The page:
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Friday, December 14, 2012


     arata kato

Saw the Good Soldier Schweik, Part 1, this evening. 1956. Part 2 will be here Monday or Tuesday. In between is Baaba Maal playing at the Albert Hall in London. Baaba Maal is a musician and singer from Senegal. The first African album to really catch my attention was Baaba Maal and Manseur Seck playing guitars and singing in their language. I've been curious to see this performance. I recall seeing a film he sang in the soundtrack, might have been Blood Diamond, an awfully good film worth seeing again. Haven't listened to Baaba Maal in awhile. It will be good to hear his voice again. Africa has a long climb up out of the ditch colonialism put the whole continent into. More than likely the period of colonialism was transitional from tribal situations to the modern world, which evidently all the world is being brought into through a century of major wars and brushfire wars. Electricity changed every place around the globe. All the world is being changed by electricity, culture changing with it everywhere. The world economy flows everywhere now. The Bank robbing us is also robbing the people of the rest of the world. And the ocean is rising faster than anticipated. Only a collapsed world economy will save what fish are left in the ocean for the near future. Not that I am wanting to see it or live through it, but it looks kinda like it's on the horizon coming our way.

But it's not here yet. Who knows? The Lord may come again, in just the right time. It's looking to me like he's already too late. Maybe he's been here and gone. Maybe all this absurdity that goes with the present generation of the Reagan Revolution, the Boner and the Albino Turtle, is part of the Divine Plan. More than likely is. So the post-Eisenhower republicans are operating for God the Destroyer. It must be that time, time for all to fall down. It won't be so bad. People will be using their yards for gardens. Hardware stores will flourish again with no more box stores after they took all our money and moved underground in Arkansas. Who knows what the future brings? It's looking like gradual decline for the American Empire, closing down infrastructure maintenance before closing down military bases around the world. We the American people figure last. The "defense" forces are not about us. We're the herd they get soldiers and money to operate from. I've done my "duty" succumbing to involuntary servitude for God and country. I never made a good soldier. I was like Schweik, hip-hip-hooray-let's-go-to-war and walk down another road to pick a flower.

This film made in 1956 of the beginning of WWI in Czechoslovakia, presumably Prague. Schweik was a simpleton who did what he was told literally and made slapstick mistakes that landed him into absurd situations. It was written in the time of Kafka when a literary movement was brewing in Eastern Europe, the Absurd. Jaroslav Hasek wrote the story in the absurdist vein of the time and Schweik became the Czech national cartoon figure. Like Schweik, the Czechs couldn't figure out why they were involved--they didn't do anything wrong. Good Soldier Schweik was an anti-war novel, one of the better of them. It's a fun read. The film is fun in the same ways. Part 1 is all in the city during preparations for war. I don't know the city. Presume it is Prague, but that is merely assumption going by seems-like. It was filmed like a stage play, every scene a set the characters ineract in. Stage actors of the place and time, again, presumably Prague. The actor playing Schweik took a little while for me to get used to, then he became Schweik himself. It's a comedy with an edge that tells something what it was like subject to the Austro-Hungarian empire. Schweik, like a Kafka character, bobs around from scene to scene like a silver ball in a pinball machine kept in motion by flippers, bumpers, targets, lights, one thing and another. He falls down a hole and pops up again into play. Kafka was comedy in that time, too; though he's not any more and hasn't been funny in a long time.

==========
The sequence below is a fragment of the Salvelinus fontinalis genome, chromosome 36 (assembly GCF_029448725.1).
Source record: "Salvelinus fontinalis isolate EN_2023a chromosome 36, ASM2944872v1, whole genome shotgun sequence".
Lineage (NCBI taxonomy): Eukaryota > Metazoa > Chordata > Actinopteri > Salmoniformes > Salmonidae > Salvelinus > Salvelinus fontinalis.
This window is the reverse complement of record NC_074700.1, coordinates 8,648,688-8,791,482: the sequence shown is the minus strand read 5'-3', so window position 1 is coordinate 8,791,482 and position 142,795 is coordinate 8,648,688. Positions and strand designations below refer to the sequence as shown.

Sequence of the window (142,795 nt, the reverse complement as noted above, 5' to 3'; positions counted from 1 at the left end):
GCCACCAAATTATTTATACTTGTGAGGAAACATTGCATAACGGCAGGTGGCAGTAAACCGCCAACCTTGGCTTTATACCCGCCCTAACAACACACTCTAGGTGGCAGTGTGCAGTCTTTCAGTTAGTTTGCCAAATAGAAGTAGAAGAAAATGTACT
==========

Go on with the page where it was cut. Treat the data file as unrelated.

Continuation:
Watching Schweik, I was flashing on my term in the Navy with military absurdity all around, engulfing, swallowing me like Jonah, but for more than 3 days. That's what it is about our bizarre government. It has become like the military. Joseph Heller's Catch 22 is the American version of Good Soldier Schweik, a story of the absurdity of war from top to bottom. Militarism where the absurdity really emits from was the same as it is now, just different according to time and place. Our government is a mega bureaucracy, hence doing everything the bureaucratic way. It's become a way of life we're expected to conform to. And we do. By now the absurd is our everyday way of life. An hour of network tv is a waltz through absurdity. The absurd is our humor. We are in the age of the Absurd. A century of playwrights have shown the absurd can be fun. It makes good slapstick like YouTube FAIL videos. I remember one of a teenage boy doing a belly-flop dive off a 2nd floor landing to a mattress on the parking lot below. He missed. He smacked his head on the pavement and couldn't move. The guys with the camera were laughing so hysterically they couldn't stop laughing enough to notice that it might matter if the dude holding his head and moaning needed medical assistance. That's absurd.


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